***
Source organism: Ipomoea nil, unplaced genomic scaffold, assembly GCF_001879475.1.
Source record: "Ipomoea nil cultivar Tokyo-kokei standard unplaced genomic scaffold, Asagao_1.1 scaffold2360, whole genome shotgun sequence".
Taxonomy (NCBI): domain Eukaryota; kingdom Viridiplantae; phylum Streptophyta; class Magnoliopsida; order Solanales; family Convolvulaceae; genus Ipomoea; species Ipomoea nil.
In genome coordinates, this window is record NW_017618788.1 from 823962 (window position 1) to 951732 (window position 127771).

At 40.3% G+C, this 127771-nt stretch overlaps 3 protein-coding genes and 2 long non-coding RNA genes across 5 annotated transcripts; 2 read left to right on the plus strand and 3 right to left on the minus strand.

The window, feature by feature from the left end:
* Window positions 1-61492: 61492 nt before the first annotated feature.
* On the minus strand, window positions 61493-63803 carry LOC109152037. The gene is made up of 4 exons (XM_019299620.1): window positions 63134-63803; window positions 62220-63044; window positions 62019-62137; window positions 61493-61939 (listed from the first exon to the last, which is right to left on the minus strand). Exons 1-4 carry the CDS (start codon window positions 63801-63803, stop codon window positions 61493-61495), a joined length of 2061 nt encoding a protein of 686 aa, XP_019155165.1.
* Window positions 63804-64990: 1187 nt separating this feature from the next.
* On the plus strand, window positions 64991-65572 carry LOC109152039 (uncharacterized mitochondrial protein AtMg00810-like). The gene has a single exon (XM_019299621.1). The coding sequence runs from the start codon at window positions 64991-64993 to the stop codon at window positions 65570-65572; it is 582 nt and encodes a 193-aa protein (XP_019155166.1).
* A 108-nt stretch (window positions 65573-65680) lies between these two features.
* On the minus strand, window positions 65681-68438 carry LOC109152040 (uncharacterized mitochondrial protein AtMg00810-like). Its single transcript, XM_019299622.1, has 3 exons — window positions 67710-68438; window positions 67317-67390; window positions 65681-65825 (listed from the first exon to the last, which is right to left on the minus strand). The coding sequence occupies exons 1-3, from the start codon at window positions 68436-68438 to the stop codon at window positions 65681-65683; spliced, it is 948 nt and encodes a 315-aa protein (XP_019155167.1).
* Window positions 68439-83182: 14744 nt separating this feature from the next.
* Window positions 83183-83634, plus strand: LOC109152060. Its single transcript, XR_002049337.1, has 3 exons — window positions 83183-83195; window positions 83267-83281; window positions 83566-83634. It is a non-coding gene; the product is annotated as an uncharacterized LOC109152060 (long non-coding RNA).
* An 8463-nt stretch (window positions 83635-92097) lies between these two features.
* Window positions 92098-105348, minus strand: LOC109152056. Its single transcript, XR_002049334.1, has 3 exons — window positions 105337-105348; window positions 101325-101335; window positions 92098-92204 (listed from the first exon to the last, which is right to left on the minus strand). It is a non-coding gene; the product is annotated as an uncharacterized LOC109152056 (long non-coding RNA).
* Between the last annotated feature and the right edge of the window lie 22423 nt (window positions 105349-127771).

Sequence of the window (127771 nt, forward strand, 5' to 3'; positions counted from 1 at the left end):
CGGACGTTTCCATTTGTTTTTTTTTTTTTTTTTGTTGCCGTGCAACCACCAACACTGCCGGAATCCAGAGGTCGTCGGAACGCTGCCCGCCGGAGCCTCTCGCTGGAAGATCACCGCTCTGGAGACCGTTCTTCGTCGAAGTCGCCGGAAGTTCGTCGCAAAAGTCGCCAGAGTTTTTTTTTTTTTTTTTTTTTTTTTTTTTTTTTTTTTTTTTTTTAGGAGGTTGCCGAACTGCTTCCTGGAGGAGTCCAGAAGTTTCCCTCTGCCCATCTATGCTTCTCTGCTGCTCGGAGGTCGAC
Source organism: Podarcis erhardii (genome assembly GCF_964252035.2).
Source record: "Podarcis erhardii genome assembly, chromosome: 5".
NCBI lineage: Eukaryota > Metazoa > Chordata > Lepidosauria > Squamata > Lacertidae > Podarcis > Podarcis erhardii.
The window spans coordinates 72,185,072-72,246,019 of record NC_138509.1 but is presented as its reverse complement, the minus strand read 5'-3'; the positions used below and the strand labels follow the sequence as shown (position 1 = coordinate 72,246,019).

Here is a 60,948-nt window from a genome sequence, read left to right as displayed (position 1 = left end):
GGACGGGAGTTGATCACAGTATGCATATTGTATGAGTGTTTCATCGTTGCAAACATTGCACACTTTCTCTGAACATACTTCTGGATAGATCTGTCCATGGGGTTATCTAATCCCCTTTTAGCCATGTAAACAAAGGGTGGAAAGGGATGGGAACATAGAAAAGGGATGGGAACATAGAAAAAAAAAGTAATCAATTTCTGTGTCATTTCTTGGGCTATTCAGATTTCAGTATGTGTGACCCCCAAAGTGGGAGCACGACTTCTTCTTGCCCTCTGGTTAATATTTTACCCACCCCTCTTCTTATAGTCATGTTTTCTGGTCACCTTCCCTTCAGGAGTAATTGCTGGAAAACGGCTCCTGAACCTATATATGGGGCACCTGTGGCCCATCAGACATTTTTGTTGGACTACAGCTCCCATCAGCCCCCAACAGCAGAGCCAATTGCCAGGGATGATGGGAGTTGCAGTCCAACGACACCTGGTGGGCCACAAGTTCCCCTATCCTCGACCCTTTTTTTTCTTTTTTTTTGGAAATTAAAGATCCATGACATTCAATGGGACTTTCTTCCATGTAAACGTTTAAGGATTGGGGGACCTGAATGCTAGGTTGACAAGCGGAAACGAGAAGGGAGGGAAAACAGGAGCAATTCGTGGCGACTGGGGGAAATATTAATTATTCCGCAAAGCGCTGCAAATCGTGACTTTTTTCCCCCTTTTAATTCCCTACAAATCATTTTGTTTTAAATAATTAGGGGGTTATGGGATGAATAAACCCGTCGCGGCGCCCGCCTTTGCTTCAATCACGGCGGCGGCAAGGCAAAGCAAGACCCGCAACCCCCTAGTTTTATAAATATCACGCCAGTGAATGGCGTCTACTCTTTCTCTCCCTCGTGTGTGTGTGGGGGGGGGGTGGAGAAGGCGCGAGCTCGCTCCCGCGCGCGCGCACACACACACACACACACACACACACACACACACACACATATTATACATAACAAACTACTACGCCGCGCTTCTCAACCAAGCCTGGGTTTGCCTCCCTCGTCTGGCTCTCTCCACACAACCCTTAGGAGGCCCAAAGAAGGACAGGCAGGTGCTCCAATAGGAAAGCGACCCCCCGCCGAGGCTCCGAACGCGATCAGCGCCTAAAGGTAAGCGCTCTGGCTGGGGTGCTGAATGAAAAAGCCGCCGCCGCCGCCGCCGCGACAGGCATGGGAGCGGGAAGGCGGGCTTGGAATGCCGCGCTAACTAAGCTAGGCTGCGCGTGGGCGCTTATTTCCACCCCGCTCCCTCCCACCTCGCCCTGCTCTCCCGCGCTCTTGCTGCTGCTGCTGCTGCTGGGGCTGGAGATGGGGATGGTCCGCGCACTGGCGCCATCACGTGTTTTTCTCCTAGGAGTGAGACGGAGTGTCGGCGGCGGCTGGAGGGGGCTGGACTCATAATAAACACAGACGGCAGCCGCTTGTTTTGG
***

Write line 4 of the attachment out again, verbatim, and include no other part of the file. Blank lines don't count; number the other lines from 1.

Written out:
In genome coordinates, this window is record NW_017618788.1 from 823962 (window position 1) to 951732 (window position 127771).